Let’s try to re-cap these issues and then look at them in broader context. Many international markets have out-stripped domestic stock market performance over the past several years. Investors’ appetites for taking on these assets have been helped along by the very low volatility environment that we have seen in global markets over this period. The fact remains, however, that high Beta / low R-squared asset classes are not necessarily a great source of protection from a domestic downturn. An asset with Beta greater than 100% but high volatility can have a fairly low correlation to the S&P500 but still amplify your portfolio exposure to U.S. market moves. The correlations can be fairly low simply because there is a great deal of additional volatility on top of U.S.-market-driven swings. A projection of future returns from these foreign markets that are consistent with the long-term reasonable risk-return balance of capital markets suggests that these markets are due for some correction, or at least are likely to deliver fairly anemic returns in some future horizon. I don’t know when the market will turn, but the returns from these assets is simply far too high compared to their risk levels to be sustainable. Quantext Portfolio Planner projections for these foreign asset classes is for considerably higher returns than domestic equities, but with an associated higher level of risk. My bottom line (from a quantitative perspective) is that these foreign markets are an important source of growth, but they will not necessarily be a tremendous source of protection from a decline in U.S. markets over the next one to five years.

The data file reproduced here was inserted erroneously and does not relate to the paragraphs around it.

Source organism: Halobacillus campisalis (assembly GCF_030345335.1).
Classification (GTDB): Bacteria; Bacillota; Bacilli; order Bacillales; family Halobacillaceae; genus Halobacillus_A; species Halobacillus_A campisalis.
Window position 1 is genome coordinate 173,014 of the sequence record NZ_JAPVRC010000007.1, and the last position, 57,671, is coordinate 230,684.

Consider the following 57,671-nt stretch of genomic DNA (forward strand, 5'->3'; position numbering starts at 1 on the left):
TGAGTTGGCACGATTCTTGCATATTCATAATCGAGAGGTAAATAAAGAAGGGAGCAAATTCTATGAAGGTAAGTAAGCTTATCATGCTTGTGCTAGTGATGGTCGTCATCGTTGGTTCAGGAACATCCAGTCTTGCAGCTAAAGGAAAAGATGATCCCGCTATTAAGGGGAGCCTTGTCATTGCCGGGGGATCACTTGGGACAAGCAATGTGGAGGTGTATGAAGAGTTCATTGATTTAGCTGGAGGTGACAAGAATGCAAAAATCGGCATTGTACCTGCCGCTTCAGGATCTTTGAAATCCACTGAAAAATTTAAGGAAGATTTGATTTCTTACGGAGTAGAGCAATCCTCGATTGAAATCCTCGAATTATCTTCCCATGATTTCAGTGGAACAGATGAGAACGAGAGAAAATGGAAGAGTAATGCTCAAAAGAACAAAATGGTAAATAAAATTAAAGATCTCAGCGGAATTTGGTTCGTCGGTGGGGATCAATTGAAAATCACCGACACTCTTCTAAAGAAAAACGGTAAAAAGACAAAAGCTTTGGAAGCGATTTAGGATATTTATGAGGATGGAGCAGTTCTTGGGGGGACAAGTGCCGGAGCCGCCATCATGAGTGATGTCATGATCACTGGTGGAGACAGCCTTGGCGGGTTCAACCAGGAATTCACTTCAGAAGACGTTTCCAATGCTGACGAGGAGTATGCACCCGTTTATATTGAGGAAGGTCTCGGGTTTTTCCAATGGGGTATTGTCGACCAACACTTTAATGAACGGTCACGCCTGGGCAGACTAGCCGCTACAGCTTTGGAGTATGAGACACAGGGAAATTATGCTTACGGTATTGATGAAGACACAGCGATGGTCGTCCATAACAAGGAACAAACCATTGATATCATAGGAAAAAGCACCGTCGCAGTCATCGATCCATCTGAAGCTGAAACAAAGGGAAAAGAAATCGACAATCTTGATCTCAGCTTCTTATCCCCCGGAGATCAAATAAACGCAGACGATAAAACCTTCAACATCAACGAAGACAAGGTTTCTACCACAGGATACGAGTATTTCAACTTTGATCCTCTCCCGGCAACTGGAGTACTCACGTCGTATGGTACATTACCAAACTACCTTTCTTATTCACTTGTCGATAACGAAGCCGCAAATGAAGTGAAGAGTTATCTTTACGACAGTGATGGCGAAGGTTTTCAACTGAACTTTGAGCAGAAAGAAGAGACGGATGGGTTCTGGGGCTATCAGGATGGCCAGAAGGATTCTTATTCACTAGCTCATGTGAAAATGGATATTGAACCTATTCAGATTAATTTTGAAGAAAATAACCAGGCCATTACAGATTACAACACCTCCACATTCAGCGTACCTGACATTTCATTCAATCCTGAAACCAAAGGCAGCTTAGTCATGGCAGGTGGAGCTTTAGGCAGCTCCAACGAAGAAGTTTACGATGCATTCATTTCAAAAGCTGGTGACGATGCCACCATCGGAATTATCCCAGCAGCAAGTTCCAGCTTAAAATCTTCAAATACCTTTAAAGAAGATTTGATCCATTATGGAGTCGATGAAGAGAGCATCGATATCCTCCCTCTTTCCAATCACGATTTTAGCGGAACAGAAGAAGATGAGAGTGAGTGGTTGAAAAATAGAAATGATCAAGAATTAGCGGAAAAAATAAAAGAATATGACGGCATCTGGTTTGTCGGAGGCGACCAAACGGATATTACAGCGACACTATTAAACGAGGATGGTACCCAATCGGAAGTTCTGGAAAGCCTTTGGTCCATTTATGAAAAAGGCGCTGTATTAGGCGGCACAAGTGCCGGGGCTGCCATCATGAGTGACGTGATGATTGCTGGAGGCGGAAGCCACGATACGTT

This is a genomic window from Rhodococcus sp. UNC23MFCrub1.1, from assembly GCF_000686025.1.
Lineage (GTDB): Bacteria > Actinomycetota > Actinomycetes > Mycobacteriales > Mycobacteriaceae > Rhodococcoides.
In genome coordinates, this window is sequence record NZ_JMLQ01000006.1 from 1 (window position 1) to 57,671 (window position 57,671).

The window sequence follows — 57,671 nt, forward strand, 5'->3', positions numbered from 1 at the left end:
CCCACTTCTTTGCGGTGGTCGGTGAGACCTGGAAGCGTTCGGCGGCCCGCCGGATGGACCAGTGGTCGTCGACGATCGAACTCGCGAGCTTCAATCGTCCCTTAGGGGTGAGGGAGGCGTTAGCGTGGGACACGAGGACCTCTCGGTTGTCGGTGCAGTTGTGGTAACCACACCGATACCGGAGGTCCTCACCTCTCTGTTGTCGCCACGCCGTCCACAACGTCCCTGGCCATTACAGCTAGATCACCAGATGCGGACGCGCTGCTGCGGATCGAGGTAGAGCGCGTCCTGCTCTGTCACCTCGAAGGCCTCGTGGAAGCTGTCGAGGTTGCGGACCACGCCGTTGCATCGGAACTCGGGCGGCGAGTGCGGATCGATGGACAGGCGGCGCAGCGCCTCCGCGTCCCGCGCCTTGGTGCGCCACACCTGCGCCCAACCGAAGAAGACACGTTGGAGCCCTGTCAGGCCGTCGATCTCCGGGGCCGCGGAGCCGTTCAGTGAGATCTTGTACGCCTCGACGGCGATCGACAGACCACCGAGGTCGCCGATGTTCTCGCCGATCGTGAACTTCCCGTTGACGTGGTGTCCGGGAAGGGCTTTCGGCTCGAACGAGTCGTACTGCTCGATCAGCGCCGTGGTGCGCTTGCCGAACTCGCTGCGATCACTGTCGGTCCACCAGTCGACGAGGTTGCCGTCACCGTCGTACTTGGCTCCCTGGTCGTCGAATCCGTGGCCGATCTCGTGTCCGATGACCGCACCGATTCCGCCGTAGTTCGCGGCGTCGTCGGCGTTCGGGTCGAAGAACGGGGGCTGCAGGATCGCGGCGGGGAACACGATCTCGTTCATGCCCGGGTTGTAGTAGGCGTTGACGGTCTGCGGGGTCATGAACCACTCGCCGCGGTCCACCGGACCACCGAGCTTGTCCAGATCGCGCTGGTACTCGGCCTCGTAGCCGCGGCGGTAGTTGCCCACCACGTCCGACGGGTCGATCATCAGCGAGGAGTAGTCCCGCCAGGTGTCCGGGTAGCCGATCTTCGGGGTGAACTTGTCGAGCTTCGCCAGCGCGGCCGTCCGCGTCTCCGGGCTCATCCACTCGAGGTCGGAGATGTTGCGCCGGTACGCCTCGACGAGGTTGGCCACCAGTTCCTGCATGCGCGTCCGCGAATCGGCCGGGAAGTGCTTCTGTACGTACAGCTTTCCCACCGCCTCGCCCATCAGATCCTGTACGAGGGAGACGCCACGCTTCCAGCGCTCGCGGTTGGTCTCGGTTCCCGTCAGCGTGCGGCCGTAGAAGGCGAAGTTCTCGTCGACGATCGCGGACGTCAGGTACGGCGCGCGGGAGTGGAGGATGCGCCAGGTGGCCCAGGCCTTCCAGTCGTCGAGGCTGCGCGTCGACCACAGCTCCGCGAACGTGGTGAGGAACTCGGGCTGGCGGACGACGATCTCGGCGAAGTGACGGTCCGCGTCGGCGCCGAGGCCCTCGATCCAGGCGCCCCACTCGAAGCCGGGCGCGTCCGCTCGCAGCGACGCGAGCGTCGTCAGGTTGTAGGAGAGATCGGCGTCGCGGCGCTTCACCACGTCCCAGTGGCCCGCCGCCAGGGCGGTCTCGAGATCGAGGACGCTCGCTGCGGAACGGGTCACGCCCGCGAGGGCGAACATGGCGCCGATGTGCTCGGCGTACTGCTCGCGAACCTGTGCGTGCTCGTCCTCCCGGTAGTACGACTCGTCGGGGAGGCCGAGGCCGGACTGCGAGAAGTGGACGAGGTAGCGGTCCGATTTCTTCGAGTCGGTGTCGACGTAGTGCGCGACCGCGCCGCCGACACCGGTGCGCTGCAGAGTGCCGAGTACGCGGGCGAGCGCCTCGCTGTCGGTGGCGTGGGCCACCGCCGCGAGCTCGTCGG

The caveat on all of my analysis is that it is statistics. Markets can and do change and evolve. Perhaps the economic growth in these markets will be driven be forces that will allow them to not be dragged down if the U.S. market suffers a significant decline. The historical statistics and projections derived from them simply don’t support the idea that these foreign asset classes will insulate your portfolio from a domestic decline. The historical statistics that we use are both medium term (ten years) and near-term (three years) and when either set of historical data are used to drive forward-looking Monte Carlo simulations, the results look about the same. This does not mean that I think that investors should avoid foreign assets. All asset classes deserve due consideration in a portfolio allocation. What I am saying is that these foreign asset classes do not look like they will provide good cover from a near-to-medium term U.S. market decline. For that, I would be looking for assets that exhibit low Beta and low R-squared, as discussed in this article.